Trying to find the right box braid style can be a challenge. No one wants to spend time in the stylist’s chair, only to realize you don’t like the size. Box braids are a low-maintenance and classic hairstyle that’s a great option for protecting your hair, especially as we head into the winter and prepare for its moisture-zapping dry air.
But there can be some confusion about the different sizes. For instance, just how big are jumbo braids? And what’s the difference between small and micro braids?
Learn how to find the right size braids, twists, and locs for you to enjoy as a great style to show off your personality.
Box Braid Parts
When you’re trying to decide on the right size box braid, remember that the size of the parts will affect how you can style your hair and the amount of tension on your scalp. The larger the part, the less tension on your hairline, but you won’t have as much versatility with hairstyles. Conversely, thinner styles will have smaller parts, giving you more flexibility with styles like updos, but they will put more stress on your hairline and scalp.
The general rule to remember is if a part is smaller than the braid, your natural hair is carrying more hair. If you aren’t sure what size you’d like, ask your stylist to create one or two braids in the front so you can decide if you like them.
Micro Box Braids
Micro box braids, also called thin braids, are the skinny delicate braids that became popular in the 90s. They resemble hair strands because they are so small, making them adaptable for more hairstyles. Thin braids can last the longest of the box braid styles, which can be helpful if you want to space out your salon appointments. Why do they last so long? The smaller parting sections allow you to reach more of your scalp for washing and moisturizing better than some of the other braid styles.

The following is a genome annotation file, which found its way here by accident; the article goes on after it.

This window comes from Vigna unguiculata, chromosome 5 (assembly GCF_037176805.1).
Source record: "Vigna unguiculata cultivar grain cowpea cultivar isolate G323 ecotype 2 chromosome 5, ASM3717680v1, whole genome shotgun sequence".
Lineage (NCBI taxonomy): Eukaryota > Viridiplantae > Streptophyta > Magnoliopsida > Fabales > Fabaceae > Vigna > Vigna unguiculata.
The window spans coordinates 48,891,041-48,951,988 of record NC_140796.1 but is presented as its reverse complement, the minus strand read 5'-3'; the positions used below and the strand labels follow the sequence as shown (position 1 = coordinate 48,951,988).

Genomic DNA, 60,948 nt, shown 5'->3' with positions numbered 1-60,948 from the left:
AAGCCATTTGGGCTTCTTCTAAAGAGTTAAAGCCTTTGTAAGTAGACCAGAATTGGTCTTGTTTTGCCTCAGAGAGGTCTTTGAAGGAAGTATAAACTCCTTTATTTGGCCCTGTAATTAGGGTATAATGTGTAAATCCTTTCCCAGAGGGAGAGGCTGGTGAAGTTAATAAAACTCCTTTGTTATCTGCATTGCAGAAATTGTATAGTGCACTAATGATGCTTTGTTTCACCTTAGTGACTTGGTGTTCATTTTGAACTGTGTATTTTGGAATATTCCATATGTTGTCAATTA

Thin Braid Downsides
Even though you can space out salon appointments when you have thin braids, they can take hours to create. Depending on how many braiders are available, you can expect to be in the salon chair for up to 12 hours. Plus, you’ll have to pay attention to signs of traction alopecia because micro braids are a tight style that can strain and pull on the hairline. And when it is time for unbraiding, you’ll spend a few more hours back at the salon. Even though the price of micro box braids runs into the hundreds, it’s reasonable based on the amount of time needed.
Small Box Braids
Small box braids are the next size up. They’re slightly larger than micro braids, with the difference between the two being about half the width of a pencil. Since they’re a bit bigger in diameter, small braids put less tension on the hair but are still a great choice for updos like buns or high ponytails. If you’re a regular gym-goer, this could be the ideal hairstyle for you.
Even though they create less tension than micro braids, small braids can still strain your hairline. You shouldn’t feel consistent pain with any box braid style; that’s a sign that they’re too tight and need to come out before they cause damage to your scalp and hairline.
Like micro braids, small braids also take many hours to install, but the style can last for over two months.